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Posted 20 hours ago

U by Kotex Click Compact Tampons, Multipack, Regular/Super, Unscented, 180 Count (6 Packs of 30) (Packaging May Vary)

£10.2£20.40Clearance
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About this deal

Push the tampon inside the vagina, using an applicator or your own finger if your tampon doesn’t have an applicator. A smooth and rounded applicator will make insertion easier for most people.

These tampons aren't anything new or unique; most brands have offered the compact format for years. Hold the tampon at the grip (the smaller part just above the plunger) and place the tip of the tampon applicator at your vaginal opening. Step 6: Use the right angle

If you’re nervous, talk to a doctor or other healthcare provider about your reservations and what your best move is. You’re using tampons for the first time You did it! Once you’ve inserted the tampon, you’re done. Keep reading to learn how to remove it. A pro-tip for inserting a tampon Firstly, remember that your vagina is stretchy enough for a baby to fit through, so a tampon is nothing to worry about! Tampon sizes are based on the amount of fluid they absorb. If you’re not sure what tampon size to start with, try Regular – most women use this absorbency. If you want to start with the smallest tampon until you figure it out, try the Light absorbency. If your tampon leaks in just a few hours, go up a size. If your tampon is uncomfortable to change, go down. You can compare tampons and their sizes based on your menstrual flow here. Will it hurt to put in a tampon?

The most common reason people can’t get a tampon in is that they are inserting it at the wrong angle, or they get nervous and tense the muscles around the vaginal opening. But if you’ve adjusted the angle, and you feel pretty relaxed and you still can’t get it in, you should see a gynaecologist, as it may be something that requires treatment. Usually it’s one of two things: Potential complication: your hymen If it’s your first time Tampaxing, we’re here to help! Putting in your first tampon can feel intimidating, but once you learn how to insert a tampon, you’ll find it’s not as weird or scary as you thought it would be. Will the tampon fit? If your tampon is uncomfortable and makes you feel like you need to waddle, it’s probably because it isn’t far enough inside your vagina. If that happens, just use your finger to push the tampon further up, which usually fixes it. If you’re still having troubleIf you have trouble inserting a tampon or if you have persistent pain related to insertion, you should always get medical attention from a doctor you trust. Don’t suffer in silence or be inconvenienced because it feels embarrassing. We promise you it’s not! Gynaecologists deal with these issues more often than you would think. How to remove your tampon Find a comfortable position that lets you relax and still reach your vagina. Most people sit on the toilet or stand while slightly squatting to insert a tampon, but you can also try lying down or propping one foot up on a step or another raised surface (e.g., the edge of the bath). The most important thing is to take a deep breath and relax all your muscles – if you squeeze your bum or tense the muscles around the vagina, it won’t be as easy to insert the tampon. Step 5: Set the tip These can be much cheaper than plastic applicators. You might encounter them in tampon vending machines in public restrooms. The applicator is made with rigid cardboard. Some people find discomfort while inserting this type of applicator. Digital tampons It’s always a good idea to wash your hands with soap and water before and after you insert a tampon. Step 2: Get out your tampon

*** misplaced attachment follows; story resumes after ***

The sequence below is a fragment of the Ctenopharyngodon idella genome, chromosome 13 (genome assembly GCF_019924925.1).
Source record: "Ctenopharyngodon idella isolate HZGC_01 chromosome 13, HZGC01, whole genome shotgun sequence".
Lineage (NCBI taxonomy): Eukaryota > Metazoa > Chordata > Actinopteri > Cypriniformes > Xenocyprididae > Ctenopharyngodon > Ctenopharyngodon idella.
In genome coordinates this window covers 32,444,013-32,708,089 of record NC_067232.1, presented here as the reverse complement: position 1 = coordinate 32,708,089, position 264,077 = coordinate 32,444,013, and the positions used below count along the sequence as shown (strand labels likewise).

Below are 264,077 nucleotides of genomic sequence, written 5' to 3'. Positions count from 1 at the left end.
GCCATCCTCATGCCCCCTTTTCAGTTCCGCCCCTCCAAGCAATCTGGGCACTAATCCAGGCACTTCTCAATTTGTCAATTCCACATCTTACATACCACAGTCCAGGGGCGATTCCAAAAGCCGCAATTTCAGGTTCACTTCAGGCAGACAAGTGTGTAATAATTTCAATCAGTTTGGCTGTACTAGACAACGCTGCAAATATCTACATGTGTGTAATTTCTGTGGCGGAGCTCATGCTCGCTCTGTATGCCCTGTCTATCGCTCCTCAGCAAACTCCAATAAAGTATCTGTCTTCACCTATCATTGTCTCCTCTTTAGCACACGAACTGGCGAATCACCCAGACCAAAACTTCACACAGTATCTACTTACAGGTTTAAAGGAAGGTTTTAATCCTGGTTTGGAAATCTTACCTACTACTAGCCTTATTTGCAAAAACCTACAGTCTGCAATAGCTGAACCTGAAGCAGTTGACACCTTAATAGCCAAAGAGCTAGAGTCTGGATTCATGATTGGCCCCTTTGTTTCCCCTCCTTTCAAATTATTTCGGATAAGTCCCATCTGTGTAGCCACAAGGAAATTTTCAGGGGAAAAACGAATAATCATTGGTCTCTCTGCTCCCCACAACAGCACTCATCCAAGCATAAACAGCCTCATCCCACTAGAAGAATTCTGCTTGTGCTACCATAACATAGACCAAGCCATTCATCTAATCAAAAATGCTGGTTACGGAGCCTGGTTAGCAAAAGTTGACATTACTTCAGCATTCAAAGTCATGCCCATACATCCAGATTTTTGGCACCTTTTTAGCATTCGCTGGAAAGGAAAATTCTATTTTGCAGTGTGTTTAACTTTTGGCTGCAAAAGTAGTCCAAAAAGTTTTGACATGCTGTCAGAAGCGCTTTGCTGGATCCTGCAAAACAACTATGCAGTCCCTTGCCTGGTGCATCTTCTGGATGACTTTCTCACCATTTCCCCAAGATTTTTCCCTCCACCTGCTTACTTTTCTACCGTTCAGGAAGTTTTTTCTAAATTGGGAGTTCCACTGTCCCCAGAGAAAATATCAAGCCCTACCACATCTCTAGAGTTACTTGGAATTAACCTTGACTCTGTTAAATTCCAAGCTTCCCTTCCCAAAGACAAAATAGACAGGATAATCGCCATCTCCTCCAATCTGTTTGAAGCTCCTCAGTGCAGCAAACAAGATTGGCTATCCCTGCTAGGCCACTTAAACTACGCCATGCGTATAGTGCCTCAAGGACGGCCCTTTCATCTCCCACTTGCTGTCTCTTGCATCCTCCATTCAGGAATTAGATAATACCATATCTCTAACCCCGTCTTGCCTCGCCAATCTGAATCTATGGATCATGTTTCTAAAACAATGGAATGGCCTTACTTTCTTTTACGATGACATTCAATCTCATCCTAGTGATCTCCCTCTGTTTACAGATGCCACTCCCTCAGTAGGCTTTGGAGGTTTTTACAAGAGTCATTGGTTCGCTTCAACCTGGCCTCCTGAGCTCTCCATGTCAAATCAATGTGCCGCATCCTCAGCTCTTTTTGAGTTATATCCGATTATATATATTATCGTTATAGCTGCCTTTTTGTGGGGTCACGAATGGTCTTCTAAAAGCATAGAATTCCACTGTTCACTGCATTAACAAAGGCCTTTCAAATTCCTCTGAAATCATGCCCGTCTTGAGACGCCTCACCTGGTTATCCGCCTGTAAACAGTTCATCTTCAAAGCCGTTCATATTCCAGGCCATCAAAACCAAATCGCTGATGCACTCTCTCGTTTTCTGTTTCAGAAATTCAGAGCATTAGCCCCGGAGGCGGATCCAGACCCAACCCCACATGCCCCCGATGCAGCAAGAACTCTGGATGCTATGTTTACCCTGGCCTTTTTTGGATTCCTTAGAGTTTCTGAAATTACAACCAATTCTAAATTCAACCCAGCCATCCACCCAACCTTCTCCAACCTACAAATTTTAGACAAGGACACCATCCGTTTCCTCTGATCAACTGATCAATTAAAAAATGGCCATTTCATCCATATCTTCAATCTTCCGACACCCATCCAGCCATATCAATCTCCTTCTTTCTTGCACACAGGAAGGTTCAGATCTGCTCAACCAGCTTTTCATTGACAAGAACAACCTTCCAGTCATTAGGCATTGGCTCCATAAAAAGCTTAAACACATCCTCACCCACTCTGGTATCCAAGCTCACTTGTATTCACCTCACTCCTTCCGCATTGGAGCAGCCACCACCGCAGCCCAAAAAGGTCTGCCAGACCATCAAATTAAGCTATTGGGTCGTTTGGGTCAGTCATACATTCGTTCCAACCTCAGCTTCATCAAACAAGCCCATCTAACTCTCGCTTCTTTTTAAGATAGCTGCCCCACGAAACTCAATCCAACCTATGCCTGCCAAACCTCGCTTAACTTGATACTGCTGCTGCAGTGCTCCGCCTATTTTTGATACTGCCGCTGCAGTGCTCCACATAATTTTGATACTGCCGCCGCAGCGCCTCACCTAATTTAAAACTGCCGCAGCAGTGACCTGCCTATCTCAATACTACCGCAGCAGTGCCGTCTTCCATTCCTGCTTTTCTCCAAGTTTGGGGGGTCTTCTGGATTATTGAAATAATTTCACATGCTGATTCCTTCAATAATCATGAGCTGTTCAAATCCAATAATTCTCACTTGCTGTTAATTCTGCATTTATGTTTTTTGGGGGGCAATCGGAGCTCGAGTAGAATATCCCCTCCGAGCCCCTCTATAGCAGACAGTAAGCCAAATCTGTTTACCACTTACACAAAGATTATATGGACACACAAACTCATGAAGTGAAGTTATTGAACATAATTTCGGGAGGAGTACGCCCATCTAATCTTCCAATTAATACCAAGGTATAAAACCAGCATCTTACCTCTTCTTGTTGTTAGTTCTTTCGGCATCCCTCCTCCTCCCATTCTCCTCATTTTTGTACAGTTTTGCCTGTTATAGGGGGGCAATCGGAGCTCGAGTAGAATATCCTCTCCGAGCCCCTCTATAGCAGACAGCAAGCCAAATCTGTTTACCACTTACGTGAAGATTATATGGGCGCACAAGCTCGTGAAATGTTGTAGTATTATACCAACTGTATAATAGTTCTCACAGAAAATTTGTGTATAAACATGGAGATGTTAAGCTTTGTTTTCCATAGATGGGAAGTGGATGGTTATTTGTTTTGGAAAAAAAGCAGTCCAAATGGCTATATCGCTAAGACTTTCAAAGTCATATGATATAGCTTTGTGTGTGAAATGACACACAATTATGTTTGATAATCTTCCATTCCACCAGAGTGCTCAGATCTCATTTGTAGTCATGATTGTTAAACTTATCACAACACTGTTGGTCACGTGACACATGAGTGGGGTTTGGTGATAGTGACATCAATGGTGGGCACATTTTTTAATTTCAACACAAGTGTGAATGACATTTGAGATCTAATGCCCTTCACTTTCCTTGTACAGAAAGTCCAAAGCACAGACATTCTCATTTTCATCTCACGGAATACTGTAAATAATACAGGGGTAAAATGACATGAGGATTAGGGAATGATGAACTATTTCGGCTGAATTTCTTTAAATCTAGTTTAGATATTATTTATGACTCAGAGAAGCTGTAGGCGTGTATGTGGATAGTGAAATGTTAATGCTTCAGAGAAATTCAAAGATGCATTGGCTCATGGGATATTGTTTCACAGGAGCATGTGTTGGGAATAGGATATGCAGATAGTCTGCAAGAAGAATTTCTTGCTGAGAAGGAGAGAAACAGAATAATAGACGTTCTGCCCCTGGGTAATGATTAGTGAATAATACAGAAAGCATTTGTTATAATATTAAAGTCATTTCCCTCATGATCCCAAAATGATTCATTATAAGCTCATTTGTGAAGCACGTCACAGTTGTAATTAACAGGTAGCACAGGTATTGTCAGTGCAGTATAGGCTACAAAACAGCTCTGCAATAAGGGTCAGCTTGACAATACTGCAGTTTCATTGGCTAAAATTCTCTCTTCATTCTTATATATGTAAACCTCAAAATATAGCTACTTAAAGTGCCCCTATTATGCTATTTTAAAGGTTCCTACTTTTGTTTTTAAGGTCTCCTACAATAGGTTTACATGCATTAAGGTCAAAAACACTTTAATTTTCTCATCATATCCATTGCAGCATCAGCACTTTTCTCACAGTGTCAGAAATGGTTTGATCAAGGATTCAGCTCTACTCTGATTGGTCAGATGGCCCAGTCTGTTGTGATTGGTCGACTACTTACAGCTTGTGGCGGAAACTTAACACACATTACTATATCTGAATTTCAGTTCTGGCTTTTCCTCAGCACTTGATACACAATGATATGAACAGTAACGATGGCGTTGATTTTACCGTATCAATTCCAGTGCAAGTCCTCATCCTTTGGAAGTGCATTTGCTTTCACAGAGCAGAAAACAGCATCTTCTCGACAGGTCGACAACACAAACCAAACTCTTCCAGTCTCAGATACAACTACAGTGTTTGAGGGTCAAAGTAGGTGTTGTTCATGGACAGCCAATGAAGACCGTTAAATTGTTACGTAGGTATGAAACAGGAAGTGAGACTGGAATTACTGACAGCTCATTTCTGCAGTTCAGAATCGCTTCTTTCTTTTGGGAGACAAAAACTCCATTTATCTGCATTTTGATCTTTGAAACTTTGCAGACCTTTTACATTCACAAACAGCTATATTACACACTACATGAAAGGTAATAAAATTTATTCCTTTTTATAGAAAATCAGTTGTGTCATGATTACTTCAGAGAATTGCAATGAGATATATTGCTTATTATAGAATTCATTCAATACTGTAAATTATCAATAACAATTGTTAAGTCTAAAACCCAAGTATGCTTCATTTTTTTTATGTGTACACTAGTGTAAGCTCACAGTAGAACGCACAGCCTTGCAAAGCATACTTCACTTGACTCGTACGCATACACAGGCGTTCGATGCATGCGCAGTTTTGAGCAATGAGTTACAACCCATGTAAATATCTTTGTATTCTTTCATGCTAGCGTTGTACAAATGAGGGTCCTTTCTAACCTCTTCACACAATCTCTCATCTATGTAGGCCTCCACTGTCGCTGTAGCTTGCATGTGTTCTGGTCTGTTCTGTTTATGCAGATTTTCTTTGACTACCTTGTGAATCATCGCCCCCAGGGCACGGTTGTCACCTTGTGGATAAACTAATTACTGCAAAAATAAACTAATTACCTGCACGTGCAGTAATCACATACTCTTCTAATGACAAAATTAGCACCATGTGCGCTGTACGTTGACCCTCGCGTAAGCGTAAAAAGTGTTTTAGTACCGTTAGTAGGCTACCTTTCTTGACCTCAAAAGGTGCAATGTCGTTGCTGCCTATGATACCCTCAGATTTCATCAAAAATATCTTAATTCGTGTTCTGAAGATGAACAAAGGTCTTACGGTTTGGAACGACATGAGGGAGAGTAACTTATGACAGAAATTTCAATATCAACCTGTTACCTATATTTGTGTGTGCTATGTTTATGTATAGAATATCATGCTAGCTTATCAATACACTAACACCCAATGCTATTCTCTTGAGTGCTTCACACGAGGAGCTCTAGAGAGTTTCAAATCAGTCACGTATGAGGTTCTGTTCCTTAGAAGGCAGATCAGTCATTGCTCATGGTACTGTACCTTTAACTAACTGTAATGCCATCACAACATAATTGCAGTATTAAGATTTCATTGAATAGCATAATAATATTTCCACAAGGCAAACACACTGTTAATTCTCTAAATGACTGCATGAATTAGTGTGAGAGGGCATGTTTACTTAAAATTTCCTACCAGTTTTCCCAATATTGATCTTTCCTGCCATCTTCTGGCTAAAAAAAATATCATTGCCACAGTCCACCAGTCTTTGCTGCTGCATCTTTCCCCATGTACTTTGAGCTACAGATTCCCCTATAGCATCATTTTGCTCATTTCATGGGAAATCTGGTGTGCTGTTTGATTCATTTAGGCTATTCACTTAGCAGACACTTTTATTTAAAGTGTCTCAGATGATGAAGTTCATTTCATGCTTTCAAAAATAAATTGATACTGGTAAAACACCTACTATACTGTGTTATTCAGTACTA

Tampons can certainly stretch the hymen, but this isn’t always the case. Not all people are born with intact hymens, so plenty never “break” or “pop” at all. Now you’re ready. Slowly insert the tampon applicator from the tip, all the way to the grip. When you’ve inserted it far enough, your fingers on the grip will probably be touching your vulva (the external opening of your vagina). Step 8: Plunge These applicators might be more comfortable or easier to insert. However, because they’re made of more expensive material, they can also be more expensive than cardboard or applicator-free alternatives. Extendable applicatorsIf you’re struggling to insert a tampon, ask someone you trust, like your mom or sister, who has used tampons to help you.

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